• Abstract: Publication date: Available online 7 February 2018Source: Journal of Genetic Engineering and BiotechnologyAuthor(s): Kayeen Vadakkan, Selvaraj Vijayanand, Abbas Alam Choudhury, Ramya Gunasekaran, Janarthanam Hemapriya The present study was intended to optimize the quorum sensing inhibitory action of Solanum torvum root extract against Chromobacterium violaceum. Factors such as bacterial density, frequency of administration and concentration of extract were analysed. Plant samples were collected from Thrissur District, Kerala, India. Response surface modelling of factors by Box-Behnken approach was employed for optimizing quorum quenching activity of extract. The adequacy of mathematical model was verified by ANOVA and Cook’s distance table. Results revealed that quorum quenching property of Solanum torvum root extract is highly influenced by variables studied whereas maximum activity was found during administration of 300 µg/ml extract thrice in a day. It was also understood that extract does not possess any bactericidal activity wherein it only silence its quorum sensing mediated functions. This observations can be further used in quorum quenching studies.
  • Expression of Leptospira membrane proteins Signal Peptidase (SP) and
           Leptospira Endostatin like A (Len A) in BL-21(DE3) is toxic to the host

    • Abstract: Publication date: Available online 2 February 2018Source: Journal of Genetic Engineering and BiotechnologyAuthor(s): Padikara K. Satheeshkumar, Prasannan V. Anu, Mohmed I. Junaida, Madathiparambil G. Madanan, Tennison Jebasingh, Ananthakrishnan J. Nair, Gangaprasad A. Nair, Govinda Pillai M. Nair, Perumana R. Sudhakaran Heterologous expression of Integral Membrane Proteins (IMPs) is reported to be toxic to the host system in many studies. Even though there are reports on various concerns like transformation efficiency, growth properties, protein toxicity, inefficient expression and protein degradation in IMP overexpression, no studies so far addressed these issues in a comprehensive way. In the present study, two transmembrane proteins of the pathogen Leptospira interrogans, namely Signal peptidase (SP), and Leptospira Endostatin like A (Len-A) were taken along with a cytosolic protein Hydrolase (HYD) to assess the differences in transformation efficiency, protein toxicity, and protein stability when over expressed in Escherichia coli (E. coli). Bioinformatics analysis to predict the transmembrane localization indicated that both SP and Len are targeted to the membrane. The three proteins were expressed in full length in the E. coli expression strain, BL 21 (DE3). Significant changes were observed for the strains transformed with IMP genes under the parameters analysed such as, the transformation efficiency, survival of colonies on IPTG-plate, culture growth kinetics and protein expression compared to the strain harbouring the cytosolic protein gene.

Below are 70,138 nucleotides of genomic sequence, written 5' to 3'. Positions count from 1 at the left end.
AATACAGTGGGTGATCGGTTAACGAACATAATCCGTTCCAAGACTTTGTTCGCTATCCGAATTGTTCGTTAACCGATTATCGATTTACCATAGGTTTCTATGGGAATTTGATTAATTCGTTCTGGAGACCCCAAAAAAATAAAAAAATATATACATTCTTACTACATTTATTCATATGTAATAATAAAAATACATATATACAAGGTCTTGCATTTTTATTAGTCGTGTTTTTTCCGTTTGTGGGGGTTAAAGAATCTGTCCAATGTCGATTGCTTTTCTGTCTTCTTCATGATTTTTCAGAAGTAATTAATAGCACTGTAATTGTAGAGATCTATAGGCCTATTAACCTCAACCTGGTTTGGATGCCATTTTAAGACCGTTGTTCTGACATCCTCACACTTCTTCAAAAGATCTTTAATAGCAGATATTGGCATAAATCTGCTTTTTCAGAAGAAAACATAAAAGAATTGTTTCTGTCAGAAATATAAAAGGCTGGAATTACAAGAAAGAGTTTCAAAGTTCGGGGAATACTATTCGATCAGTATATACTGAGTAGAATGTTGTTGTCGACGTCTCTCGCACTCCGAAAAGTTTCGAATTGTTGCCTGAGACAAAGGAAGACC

• Scenedesmus obliquus: Antioxidant and antiviral activity of proteins
           hydrolyzed by three enzymes